The cultural funding program of the City of El Paso Museums and Cultural Affairs Department (MCAD) is awarding $418,256 in support to 73 local non-profit cultural organizations and artists for performances, services and works throughout El Paso for the 2017 fiscal year.
The cultural funding program is a way for MCAD to directly invest in the arts, to foster cultural activity and build a vibrant creative community. Live performances by local actors and dancers, writing workshops, festivals in Downtown El Paso and new artworks are a few examples of the investments the City of El Paso is providing to the local creative community.
An example is Fab Lab El Paso, a non-profit organization specialized as a digital fabrication and makerspace. After seeing a need to reach the area’s youth, Fab Lab created Fab Kids, a design and makerspace for 8-14 year olds. With funding they received last year, they were able to offer this program for free.
“MCAD’s continued funding and support for 2017 means we will be able to increase capacity for workshops to purchase more materials and serve more participants in our new lab at Artspace in downtown El Paso. There are many cutting-edge ideas for artistic expression that we cannot wait to share; from drone-controlled splatter painting to fluorescent protein petri dish art!” said Creative Director of Fab Lab El Paso Cathy Chen.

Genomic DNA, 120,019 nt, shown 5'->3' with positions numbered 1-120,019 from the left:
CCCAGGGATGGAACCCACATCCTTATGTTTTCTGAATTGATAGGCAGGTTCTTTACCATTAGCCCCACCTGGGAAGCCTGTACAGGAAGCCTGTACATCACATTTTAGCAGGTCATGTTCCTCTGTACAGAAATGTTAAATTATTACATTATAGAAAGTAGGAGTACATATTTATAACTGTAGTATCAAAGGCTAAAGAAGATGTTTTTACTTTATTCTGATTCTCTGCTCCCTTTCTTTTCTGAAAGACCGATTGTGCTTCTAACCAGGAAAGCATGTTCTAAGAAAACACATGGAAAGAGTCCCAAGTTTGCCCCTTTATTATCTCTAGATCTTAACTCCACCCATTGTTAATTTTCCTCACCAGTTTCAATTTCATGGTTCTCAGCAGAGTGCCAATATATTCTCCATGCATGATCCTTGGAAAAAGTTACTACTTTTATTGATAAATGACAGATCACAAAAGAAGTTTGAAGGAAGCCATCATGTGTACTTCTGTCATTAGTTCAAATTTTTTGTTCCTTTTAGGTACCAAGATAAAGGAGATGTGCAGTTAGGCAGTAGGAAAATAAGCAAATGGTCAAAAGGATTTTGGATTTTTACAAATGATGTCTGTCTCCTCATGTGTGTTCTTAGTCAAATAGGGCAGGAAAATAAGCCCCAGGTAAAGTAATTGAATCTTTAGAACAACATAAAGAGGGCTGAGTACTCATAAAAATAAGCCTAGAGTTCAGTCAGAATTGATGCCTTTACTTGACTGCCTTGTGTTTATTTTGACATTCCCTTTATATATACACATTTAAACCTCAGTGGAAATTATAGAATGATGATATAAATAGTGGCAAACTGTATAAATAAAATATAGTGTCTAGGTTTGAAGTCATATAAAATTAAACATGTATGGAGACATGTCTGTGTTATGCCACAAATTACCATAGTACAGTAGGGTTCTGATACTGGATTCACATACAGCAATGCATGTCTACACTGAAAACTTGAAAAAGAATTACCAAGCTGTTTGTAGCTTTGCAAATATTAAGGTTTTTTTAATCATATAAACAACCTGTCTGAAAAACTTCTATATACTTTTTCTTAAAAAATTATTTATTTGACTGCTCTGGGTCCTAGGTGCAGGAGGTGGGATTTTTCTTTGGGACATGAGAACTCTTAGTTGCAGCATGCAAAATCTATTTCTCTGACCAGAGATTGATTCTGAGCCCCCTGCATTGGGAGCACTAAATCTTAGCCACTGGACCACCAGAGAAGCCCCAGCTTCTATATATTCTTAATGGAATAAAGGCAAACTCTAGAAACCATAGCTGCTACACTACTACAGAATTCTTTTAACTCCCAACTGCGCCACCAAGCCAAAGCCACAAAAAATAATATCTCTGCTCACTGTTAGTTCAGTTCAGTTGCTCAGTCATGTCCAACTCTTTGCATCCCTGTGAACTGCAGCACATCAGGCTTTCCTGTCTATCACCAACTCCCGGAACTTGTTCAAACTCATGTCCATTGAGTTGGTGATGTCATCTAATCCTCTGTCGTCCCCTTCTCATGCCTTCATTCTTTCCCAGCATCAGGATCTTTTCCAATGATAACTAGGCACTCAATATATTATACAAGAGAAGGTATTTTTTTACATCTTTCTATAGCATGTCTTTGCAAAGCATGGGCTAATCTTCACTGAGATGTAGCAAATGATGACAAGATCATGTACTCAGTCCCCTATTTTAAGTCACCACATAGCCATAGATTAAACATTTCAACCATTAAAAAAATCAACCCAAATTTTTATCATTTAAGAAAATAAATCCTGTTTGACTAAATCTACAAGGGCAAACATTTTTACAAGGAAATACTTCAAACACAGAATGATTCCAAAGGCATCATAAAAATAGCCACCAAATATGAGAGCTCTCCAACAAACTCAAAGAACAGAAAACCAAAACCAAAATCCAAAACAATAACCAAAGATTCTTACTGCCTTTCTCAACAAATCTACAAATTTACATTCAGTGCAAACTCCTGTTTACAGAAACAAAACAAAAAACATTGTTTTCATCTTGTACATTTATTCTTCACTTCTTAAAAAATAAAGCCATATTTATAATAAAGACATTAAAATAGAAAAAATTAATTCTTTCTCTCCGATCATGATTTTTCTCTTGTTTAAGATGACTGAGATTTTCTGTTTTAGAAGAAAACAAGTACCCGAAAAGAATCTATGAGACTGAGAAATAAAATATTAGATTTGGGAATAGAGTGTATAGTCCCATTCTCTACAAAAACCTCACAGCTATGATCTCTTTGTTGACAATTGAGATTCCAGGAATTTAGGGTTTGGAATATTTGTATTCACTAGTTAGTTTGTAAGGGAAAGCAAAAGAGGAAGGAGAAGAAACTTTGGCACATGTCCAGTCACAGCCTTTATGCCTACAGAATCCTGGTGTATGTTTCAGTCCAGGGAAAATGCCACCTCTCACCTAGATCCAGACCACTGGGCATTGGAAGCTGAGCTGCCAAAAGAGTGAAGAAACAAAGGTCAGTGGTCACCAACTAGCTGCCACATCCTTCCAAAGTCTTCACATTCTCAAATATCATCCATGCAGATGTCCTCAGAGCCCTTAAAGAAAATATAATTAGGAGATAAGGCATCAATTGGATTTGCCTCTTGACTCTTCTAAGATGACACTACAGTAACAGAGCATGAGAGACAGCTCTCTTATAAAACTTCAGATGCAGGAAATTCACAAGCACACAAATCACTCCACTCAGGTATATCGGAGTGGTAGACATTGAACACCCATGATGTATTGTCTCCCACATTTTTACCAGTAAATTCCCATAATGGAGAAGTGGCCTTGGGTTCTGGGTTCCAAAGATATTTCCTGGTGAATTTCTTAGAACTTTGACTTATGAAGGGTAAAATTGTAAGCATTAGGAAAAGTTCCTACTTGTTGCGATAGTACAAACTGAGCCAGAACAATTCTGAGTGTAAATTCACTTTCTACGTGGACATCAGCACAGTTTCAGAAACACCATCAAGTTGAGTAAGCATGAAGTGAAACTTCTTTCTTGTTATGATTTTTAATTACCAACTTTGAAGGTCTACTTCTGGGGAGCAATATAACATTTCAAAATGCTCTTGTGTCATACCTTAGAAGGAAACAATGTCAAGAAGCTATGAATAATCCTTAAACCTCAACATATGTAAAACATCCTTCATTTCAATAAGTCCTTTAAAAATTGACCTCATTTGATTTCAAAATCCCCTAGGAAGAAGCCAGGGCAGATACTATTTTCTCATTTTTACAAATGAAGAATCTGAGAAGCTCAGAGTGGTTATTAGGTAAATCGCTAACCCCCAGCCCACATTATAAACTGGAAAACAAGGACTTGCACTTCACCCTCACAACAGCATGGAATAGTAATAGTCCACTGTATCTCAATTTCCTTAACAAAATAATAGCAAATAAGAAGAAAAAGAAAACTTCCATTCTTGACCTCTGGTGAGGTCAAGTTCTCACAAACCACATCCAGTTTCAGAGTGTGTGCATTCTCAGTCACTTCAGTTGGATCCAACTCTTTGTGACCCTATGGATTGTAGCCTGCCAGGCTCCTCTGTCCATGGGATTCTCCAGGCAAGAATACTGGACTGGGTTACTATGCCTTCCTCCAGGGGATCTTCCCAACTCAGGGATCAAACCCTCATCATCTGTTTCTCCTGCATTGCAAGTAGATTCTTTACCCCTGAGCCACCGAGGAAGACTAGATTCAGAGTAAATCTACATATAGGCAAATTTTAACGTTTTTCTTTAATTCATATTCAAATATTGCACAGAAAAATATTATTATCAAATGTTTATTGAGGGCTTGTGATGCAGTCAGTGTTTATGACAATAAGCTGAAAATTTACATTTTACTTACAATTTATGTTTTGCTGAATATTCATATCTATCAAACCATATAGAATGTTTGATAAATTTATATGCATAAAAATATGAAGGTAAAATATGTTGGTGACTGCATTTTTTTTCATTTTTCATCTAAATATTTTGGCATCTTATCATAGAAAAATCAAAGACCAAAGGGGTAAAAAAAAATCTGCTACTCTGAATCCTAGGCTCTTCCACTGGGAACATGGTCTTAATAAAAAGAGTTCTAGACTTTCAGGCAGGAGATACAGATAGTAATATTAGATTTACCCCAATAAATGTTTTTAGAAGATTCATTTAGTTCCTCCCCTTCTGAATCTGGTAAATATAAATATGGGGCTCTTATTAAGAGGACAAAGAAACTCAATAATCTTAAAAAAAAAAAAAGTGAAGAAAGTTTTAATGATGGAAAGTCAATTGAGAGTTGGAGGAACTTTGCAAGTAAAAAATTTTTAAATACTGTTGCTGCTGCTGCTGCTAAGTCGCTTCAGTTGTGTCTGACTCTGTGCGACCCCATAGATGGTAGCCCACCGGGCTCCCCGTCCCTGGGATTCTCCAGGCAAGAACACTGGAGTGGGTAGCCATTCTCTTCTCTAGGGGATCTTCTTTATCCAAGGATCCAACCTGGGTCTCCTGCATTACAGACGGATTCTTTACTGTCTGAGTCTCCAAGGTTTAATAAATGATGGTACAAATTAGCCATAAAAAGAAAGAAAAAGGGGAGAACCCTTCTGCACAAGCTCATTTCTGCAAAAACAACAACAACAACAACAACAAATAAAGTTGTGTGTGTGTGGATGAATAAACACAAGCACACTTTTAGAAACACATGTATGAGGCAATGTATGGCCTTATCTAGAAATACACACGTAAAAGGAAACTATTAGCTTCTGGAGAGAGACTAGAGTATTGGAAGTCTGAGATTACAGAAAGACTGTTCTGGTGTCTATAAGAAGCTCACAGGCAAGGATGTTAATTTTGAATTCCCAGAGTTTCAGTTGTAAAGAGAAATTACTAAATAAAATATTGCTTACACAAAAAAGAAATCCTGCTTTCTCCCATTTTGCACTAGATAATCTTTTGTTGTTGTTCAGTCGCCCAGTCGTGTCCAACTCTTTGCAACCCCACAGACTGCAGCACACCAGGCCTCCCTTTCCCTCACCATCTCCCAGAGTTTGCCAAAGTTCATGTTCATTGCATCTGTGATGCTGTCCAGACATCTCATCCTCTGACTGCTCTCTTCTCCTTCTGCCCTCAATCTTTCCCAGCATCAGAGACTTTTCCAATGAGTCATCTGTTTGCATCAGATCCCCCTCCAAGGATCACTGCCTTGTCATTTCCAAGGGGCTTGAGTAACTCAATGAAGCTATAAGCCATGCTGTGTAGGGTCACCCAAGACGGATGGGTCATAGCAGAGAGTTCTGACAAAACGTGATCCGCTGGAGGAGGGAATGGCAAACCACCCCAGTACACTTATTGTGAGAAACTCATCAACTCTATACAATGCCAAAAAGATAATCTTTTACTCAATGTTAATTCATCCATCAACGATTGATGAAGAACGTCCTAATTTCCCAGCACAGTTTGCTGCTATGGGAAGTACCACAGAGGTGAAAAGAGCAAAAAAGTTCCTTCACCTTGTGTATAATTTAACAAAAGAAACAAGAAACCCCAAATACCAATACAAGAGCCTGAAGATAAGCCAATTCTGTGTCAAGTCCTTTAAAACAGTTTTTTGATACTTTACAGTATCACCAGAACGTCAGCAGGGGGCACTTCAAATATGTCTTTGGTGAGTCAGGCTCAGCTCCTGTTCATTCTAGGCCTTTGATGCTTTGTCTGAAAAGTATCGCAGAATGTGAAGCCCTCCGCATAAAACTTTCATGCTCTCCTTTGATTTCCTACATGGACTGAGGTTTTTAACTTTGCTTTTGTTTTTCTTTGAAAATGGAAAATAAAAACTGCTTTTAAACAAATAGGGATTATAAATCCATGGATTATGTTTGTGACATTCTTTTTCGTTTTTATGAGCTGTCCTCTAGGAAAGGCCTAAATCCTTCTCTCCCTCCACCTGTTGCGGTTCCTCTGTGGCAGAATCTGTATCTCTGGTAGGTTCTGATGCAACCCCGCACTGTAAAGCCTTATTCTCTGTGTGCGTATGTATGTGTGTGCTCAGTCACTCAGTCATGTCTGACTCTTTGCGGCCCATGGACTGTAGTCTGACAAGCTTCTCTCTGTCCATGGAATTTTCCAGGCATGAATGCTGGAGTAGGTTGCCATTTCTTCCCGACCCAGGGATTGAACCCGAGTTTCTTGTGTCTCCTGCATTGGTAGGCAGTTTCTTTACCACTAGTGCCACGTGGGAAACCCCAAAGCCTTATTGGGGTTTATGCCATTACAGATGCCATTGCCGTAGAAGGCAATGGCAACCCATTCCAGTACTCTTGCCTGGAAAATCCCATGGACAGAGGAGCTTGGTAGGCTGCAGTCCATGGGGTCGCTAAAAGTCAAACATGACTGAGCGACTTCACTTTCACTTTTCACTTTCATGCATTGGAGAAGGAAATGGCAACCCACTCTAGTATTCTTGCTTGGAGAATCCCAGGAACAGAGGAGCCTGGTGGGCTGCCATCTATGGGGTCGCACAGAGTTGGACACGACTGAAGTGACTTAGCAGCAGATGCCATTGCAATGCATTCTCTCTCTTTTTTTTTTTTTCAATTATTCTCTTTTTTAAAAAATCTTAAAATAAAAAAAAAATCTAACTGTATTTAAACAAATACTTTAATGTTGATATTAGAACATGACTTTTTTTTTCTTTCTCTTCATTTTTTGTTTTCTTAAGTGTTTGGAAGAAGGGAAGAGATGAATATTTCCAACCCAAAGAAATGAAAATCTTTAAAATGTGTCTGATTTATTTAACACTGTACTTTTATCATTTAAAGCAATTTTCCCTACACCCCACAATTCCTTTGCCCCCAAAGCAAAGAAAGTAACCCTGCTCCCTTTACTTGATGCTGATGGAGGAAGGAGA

Funded projects range from whole seasons of events by performing arts groups to teaching artist sessions in neighborhood spaces. MCAD annually grants out approximately a quarter of its Cultural Affairs Division budget to support arts and cultural activity geared towards El Pasoans and visitors.
Last year, supported organizations, artists and projects served approximately 400,000 El Pasoans and visitors in programming across the city.
The competitive grant making process entails an application review by a panel of community members. Since overhauling the process to foster greater openness in 2007, the program has awarded a total of $3.2 million to the local artistic community and been cited as a model of transparency by the Texas Commission on the Arts.